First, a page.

Socialism In The Labour Party Essay

2007 words - 8 pages

Socialism in the Labour Party

Socialism is defined in the oxford English as a "political and
economic theory of social organisation that advocates that community
as a whole should own and control the means of production,
distribution, and exchange." Philosophically this fitted the labour
party and it's roots. When the labour party was founded in 1900 four
constituent elements were instrumental in its make-up. Theses four
elements were: the trade unions, the social democrat federation, the
Fabians and the Independent labour party. They all needed socialism
although only the Social Democrat Federation had a strong ideology.
These groups produced a version of moderate evolutionary socialism
with an idea of a fairer more just society. They claimed human nature
was collectivist not individualist and could reach perfection. To
reach this state intervention was needed to run industry- for the
collective good. Labour, like all political parties, has changed and
evolved over the years, it has most definitely moved away from it's
roots and is by no means as socialist as it was. But is it still
socialist at all? In order to find this out I will explore the context
of old labour and socialism, the ideological debate, organisation and
structural changes, changes in policy and policy-making, and Blair's
'New Labour' government.

Traditionally Labour had won less electoral campaigns than the
Conservatives but it had secured a large amount of the working-class
vote and become the second force in British politics. Because of
labour's origins it paid more attention to internal democracy in its
organisational structure than the other parties. To do this it divided
policy formulation between the Annual party conference and the
leadership, the variety of interpretations of socialism which labour
were committed to made the party seem more divided than the
Conservatives. This is one of the reasons the party changed so
dramatically. Geoghegan illustrates this problem succinctly saying,
"the key problem in defining socialism, as with all ideologies, is
that of adequately capturing similarity and difference; showing what
unites socialists without minimising the tremendous differences that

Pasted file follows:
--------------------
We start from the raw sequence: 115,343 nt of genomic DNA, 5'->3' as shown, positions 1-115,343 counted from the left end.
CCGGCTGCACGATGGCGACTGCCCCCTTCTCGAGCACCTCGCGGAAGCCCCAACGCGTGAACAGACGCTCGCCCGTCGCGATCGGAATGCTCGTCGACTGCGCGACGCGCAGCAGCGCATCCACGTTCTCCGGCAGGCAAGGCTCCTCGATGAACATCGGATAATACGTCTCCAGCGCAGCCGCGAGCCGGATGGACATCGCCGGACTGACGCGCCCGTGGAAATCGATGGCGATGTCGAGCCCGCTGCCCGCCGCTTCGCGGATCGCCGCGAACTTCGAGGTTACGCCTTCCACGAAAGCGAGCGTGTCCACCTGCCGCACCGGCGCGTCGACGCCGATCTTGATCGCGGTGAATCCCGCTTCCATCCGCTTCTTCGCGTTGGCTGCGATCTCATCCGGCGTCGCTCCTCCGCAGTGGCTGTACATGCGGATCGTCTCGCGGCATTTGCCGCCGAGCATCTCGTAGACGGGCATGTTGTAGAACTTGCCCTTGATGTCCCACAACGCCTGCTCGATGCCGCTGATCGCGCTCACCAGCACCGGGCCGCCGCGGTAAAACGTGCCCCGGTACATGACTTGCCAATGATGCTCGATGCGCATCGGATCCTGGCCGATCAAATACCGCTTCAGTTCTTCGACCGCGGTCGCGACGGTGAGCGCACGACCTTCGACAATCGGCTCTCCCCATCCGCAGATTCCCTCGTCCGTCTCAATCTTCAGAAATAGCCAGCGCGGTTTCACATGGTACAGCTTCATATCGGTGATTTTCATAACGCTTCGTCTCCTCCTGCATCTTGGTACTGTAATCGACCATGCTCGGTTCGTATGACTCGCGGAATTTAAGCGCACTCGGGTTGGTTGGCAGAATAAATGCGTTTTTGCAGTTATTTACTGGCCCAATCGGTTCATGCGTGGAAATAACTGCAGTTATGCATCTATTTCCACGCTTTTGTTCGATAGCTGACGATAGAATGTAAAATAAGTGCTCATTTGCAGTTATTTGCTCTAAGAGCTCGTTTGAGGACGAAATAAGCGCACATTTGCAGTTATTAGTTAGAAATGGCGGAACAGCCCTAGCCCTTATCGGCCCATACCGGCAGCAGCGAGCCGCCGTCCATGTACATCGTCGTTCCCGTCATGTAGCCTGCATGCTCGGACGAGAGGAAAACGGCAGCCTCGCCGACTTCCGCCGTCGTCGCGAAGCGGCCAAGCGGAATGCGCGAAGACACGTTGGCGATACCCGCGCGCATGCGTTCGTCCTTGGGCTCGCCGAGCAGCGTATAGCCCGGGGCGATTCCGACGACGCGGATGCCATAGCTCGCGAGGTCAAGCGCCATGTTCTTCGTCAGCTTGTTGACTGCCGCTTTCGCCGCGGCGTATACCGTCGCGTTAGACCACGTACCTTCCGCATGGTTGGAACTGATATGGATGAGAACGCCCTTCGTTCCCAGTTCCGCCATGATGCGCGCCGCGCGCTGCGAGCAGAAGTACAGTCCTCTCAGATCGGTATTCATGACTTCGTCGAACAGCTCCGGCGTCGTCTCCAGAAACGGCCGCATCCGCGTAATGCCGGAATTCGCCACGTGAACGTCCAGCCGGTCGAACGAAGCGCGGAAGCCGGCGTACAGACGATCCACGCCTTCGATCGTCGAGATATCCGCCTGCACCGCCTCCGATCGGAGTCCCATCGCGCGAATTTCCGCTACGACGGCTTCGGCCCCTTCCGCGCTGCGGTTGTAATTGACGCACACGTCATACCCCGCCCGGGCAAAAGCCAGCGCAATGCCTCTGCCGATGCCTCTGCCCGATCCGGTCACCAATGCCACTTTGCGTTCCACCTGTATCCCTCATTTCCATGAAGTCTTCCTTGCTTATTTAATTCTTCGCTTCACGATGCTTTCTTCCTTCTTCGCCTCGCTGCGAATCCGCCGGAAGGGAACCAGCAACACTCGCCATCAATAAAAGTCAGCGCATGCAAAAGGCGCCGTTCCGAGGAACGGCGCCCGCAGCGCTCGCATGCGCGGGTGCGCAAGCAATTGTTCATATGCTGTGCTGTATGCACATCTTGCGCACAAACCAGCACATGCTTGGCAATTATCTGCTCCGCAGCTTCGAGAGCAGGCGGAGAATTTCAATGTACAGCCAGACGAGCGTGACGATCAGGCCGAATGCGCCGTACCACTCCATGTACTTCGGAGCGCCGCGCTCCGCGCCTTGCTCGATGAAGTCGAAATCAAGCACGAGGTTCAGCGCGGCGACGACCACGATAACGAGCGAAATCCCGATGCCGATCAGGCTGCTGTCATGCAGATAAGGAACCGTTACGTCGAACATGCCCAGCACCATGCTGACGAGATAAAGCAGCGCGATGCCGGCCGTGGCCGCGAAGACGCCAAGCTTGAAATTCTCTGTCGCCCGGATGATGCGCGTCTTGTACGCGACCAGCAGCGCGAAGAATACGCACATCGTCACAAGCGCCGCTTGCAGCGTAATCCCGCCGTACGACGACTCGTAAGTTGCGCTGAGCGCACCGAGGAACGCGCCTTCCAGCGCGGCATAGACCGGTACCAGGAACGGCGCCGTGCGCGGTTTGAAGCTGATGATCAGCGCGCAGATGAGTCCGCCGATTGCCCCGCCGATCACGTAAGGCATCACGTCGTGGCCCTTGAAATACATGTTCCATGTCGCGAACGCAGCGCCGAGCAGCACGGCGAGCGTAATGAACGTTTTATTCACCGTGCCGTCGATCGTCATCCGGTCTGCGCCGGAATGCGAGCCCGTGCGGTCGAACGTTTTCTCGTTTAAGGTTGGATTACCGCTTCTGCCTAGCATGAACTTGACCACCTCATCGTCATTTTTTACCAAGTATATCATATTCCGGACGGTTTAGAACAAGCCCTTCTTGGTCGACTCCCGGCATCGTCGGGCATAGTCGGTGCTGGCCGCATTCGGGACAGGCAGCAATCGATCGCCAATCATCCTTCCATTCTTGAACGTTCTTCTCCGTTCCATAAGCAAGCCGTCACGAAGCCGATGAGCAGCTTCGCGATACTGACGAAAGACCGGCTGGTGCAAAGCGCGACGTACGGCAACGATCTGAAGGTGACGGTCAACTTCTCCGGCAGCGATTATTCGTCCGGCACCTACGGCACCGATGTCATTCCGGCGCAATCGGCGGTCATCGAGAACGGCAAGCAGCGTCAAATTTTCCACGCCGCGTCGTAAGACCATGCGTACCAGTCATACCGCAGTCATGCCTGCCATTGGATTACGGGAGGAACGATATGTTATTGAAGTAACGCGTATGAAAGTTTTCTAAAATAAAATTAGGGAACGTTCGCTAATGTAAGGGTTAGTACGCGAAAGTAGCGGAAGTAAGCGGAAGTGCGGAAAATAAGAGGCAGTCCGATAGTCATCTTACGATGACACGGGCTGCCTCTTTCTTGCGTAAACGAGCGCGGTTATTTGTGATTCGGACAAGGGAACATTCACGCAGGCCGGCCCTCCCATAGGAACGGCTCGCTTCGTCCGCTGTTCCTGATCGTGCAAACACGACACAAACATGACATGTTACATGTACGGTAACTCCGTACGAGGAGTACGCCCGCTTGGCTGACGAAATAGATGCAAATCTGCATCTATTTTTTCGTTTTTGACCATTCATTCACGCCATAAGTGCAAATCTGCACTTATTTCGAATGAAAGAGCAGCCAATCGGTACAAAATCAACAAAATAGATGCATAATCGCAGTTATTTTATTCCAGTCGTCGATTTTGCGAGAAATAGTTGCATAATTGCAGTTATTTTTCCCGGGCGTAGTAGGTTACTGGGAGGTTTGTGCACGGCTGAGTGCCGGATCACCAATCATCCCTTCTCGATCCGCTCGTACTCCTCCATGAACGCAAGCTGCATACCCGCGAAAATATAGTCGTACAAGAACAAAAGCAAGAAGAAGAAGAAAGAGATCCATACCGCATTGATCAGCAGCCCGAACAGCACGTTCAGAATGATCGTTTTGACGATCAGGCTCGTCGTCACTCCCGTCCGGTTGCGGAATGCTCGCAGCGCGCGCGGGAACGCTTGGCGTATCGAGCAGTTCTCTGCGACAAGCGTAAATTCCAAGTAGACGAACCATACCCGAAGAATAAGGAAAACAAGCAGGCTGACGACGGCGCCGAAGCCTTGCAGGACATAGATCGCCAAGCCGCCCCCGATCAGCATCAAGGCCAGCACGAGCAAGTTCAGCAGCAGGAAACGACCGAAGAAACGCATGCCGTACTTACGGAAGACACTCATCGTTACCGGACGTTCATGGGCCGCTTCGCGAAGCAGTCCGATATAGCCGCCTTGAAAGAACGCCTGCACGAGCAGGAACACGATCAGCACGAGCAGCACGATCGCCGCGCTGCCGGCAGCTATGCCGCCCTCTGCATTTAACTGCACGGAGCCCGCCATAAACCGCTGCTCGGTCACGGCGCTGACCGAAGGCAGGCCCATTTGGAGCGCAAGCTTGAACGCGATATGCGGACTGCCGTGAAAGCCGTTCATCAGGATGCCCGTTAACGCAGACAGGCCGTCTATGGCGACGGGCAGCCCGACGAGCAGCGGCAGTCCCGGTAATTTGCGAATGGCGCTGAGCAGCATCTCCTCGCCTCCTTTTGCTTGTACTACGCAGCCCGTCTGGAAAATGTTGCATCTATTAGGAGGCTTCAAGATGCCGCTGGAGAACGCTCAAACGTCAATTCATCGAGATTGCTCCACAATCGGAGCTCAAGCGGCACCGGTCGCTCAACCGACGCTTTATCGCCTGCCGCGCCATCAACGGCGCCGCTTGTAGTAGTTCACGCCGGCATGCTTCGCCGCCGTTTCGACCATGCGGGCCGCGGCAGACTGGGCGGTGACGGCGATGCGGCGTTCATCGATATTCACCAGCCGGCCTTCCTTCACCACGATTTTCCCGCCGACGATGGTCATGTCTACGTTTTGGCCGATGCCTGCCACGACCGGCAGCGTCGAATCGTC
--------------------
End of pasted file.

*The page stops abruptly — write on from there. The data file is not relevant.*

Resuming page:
separate them." The danger is that one will either reduce socialism
down to core essentials or simply give a historical narrative. Labours
idea of socialism changed not only form old to new labour but from
different stages of old labour. Before the representation of the
peoples act labour was essentially a fringe party and as such had
little responsibility except to itself. In Labours first time in
office it changed its policies dramatically opting for a safer, tried
and tested scheme of government, although this may have been due to
economic problems at that time. Labours aims changed again when Tony

Find Another Essay On Socialism in the Labour Party

The Labour Governments of 1924 and 1929-31 Demonstrated that the Labour Party was Fit to Govern

1207 words - 5 pages The Labour Governments of 1924 and 1929-31 Demonstrated that the Labour Party was Fit to Govern In March 1924, the Conservative party lost of vote of confidence, and a minority Labour government came into power for the first time in their history. Again, in 1929, the Labour government came in to power as a minority government. The main focus of their reigns in power, was not as complicated as how well they improved the

Why did the Labour Party rise so rapidly from having only 29 MPs in 1906 to forming a government in 1924

1699 words - 7 pages Why did the Labour Party rise so rapidly from having only 29 MPs in 1906 to forming a government in 1924The Rise of the Labour Party or to be more precise its birth is seen as a very complex issue. However Pelling gives us some idea as to how it came to being. He argues that it was because of the "enfranchisement of the manual workers in 1867 and in 1884 tended to increase the electoral importance of "labour" and its leaders. However he argues

"Explain the impact that the dismissal of Gough Whitlam and the labour party has had on the civic life of Australia in the twentieth century."

895 words - 4 pages the government, if the Labor Party provided any "reprehensible circumstances" that would force him to do so. When the loans scandals broke, Malcolm Fraser saw his chance to bring down the Labor Government. Attempting to raise $4 billion dollars was in itself reprehensible, but for two senior Ministers (Cairns and Connor) to mislead Parliament about their activities, and for the Prime Minister to mislead the public that loan-seeking had ceased

The Effect of the Three Consecutive General Elections on the Labour Party

941 words - 4 pages The Effect of the Three Consecutive General Elections on the Labour Party During the 1980’s the conservative party was, without doubt, the dominant party in England. They had overcome such opposition in the form of trade unionists and their ideology was approved. The general election of June 11, 1987 was the third victory in a row for Margaret Thatcher and the Conservatives. She was the first leader since the

Socialism versus Capitalism in The Jungle by Upton Sinclair